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Found 5 results

  1. Saturday night I went to an auction, haven’t been in a while. Had no plans to buy anything just looking to get out of the house and shop for a bit. Upon arriving and and starting to look things over I see this display box with three boxwood rulers. I have a love of these old rulers and have a problem passing them up. Further examination revealed a ruler that I had never seen before. At first glance I thought it was a wooden zig zag ruler, but picking it up, I found it to be a sliding wood ruler. The sections slide out instead of folding. The other two I have seen and had one like the middle one. I didn’t have a No 771 which is the top one. Both of them are Lufkin rulers. So so now is where the bottom is interesting, it is stamped N.Y.C Appro and below that X-4. It is also marked outside and on the others side it is marked Inside. It is also stamped “made in USA”. I have googled most everything and haven’t found this particular ruler. I found a similar one made by Interpole and with a number 106. This is one has two patent dates on it, 12/13/1910 and 7/29/1913. So so far I have searched them all and haven’t found the maker. I believe it is a Lufkin but I’m not positive. Anyway it seems to be a nice find and the first boxwood sliding ruler I’ve seen. I just love this old stuff!
  2. I had to make a run to the Nashville Flea Market this weekend to pick up some knives for my cheese boards. I have met a vendor from Texas that has been supplying me with spreading knives. He sales at the Flea Market each month in Nashville so I make the trip each month. After picking up the knives I was looking around and the crowd was huge and the number of vendors was way up. As I was walking down a row I noticed this rule on a table and went over to give it a closer inspection. After a bit of negotiations I was able to walk away with this Lufkin Lumber ruler. As we continued to walk around I had three people approach me wanting to know if I knew what it was and if I wanted to sell it. Sure glad I saw it first. i have done no cleanup up to it so this is how I found it. Excellent condition. It was easy for me to see right off it wasn't a Stanley, but a Lufkin. So I did a little research and this style was patented in 1883. Wow and in this condition. Well this one will join the indoor collection that just seems to continue to grow. It is now sitting on top of the display cabinet. Well you just never know what you are going to find when out Patriot Picking...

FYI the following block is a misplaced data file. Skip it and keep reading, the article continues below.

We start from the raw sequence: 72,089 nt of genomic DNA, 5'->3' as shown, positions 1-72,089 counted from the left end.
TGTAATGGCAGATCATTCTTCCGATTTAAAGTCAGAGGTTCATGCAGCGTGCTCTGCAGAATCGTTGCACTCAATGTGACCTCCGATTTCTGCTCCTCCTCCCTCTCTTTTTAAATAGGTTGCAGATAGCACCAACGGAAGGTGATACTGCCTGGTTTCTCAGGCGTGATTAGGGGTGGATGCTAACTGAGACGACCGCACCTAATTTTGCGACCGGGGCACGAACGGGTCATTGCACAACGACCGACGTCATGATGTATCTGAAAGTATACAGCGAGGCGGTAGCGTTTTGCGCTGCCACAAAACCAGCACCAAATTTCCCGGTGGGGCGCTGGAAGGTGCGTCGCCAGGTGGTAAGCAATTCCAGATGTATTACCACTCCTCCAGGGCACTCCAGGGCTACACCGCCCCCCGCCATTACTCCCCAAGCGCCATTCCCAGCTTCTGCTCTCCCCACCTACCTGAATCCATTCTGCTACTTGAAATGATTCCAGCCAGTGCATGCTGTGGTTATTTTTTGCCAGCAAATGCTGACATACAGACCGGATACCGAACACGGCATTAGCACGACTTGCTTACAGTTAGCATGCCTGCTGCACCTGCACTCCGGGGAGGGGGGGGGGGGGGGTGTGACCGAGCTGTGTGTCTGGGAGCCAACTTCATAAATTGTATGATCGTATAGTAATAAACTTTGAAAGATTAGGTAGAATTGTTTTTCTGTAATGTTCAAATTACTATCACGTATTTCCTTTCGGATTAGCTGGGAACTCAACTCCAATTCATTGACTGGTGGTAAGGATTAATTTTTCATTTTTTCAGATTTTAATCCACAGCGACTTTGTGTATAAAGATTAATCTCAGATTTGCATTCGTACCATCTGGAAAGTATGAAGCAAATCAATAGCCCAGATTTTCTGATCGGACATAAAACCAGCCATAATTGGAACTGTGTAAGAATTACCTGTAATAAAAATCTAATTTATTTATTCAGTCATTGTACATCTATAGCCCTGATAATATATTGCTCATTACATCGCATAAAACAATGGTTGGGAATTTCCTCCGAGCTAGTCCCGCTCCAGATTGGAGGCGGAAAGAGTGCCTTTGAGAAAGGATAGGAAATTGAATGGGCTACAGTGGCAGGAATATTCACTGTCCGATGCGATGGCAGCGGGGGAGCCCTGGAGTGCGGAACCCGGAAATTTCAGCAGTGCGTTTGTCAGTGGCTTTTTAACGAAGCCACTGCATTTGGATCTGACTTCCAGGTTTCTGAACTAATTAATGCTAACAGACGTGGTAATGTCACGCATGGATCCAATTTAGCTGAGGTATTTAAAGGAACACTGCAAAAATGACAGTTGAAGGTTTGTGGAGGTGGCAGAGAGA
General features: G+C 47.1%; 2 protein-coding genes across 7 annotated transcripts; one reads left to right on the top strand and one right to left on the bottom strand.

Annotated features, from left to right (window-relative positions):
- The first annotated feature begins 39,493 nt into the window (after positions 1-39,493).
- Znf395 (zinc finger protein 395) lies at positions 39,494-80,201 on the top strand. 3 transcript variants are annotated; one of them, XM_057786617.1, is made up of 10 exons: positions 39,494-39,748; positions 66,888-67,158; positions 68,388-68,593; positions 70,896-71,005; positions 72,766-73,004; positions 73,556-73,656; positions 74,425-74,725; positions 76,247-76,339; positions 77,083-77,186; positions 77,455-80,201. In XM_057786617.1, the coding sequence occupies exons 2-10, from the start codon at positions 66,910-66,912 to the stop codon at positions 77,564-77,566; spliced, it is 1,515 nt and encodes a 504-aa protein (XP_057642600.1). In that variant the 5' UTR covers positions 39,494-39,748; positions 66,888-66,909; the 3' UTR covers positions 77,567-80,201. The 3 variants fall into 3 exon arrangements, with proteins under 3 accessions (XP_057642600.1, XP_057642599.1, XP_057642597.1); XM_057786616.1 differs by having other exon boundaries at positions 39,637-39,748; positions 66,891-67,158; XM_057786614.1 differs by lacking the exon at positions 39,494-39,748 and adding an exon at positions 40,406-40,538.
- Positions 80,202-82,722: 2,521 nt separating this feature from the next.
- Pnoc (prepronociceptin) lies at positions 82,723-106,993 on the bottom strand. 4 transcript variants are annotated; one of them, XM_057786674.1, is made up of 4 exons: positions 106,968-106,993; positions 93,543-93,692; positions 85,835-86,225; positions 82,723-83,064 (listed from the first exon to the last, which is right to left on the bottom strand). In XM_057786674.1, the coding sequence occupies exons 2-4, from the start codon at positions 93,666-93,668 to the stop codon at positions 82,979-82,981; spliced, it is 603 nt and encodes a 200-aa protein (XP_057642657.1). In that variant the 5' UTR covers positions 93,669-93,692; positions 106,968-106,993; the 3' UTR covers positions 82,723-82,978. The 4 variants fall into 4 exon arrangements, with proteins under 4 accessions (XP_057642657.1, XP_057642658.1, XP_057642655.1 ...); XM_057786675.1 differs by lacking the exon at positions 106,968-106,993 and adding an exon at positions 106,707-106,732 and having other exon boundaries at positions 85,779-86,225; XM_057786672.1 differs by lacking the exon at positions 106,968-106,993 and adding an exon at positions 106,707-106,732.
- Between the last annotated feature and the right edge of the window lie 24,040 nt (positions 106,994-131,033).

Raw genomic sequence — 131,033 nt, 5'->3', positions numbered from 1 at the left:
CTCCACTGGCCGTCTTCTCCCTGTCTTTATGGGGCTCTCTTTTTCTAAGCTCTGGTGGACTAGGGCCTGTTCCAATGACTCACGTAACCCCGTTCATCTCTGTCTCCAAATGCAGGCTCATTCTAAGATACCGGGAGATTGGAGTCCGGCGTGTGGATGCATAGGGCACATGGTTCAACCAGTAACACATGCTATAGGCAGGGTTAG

3. I ran into a friend of mine the other morning and he called me over to his vehicle. When I got there he said he had something to show me. Out came this really nice Stanley No. 84 Boxwood Ruler. The Stanley No. 84 is a 2 foot four fold ruler with drafting scales. It has brass square joint and is brass bound on the edge. And folded all the way out. This No. 84 was made between 1920 and 1922. Dating is by the Sweetheart Logo. The heart goes up into the notched ruler and the letters get smaller in the middle. This trademark was adopted in 1920 after the merger of The Stanley Works and the Rule and Level. The company held a contest to design a new trademark and guidelines were published defining the features the new mark should have. The contest was open to all Stanley employees. 320 contestants submitted 521 designs and the final two were nearly identical and were submitted by W.L.Hagen and E.C. Hartman. The two were declared co-winners and we have was became know as the famous Sweetheart trademark. Stanley Works adopted the Heart with SW inside in honor of William H. Hart, the chief executive officer for more than thirty years. It was only used two year and it went through another alteration which lasted until 1935 when the trademark was changed to the notched rule with the word STANLEY inside and that is the one still in use today. I was so thankful he called me over to see this super nice rule. After drooling over it for several minutes, he said he got it for me and that is was mine. WOW! Thank You Thank You was all I could say.
  4. Our good friend and veteran Mark Wilson sent in an image of a wonderful shop aid that he received from the fine folks at Hines VA Center For the Blind gave him, it's a click rule. And it is a wonderful measuring device that is used widely in the shops of the visually impaired, the measuring uses are endless with this handy little device and the construction, fit and finish appear to be top quality. See image below If you look at it, it is a very robust and strong story stick. Seems like it would make a great addition to anyone shop whether you are visually impaired or not. Here is a quote from Mark Wilson below. "I thought maybe you and the guys might be interested in the click rule. The Hines Blind Center has given me them to help me measure. They are also handy to set router bit height and move the fence on the router table quickly in increments of 1/16" or more. Also good on table saw setting fence but always remember if you measure from outside of blade add a 1/8" for kerf. Here's a website were they sell it but you maybe able to find it else where." Mark Wilson Thank you Mark!!!! Great heads up man!
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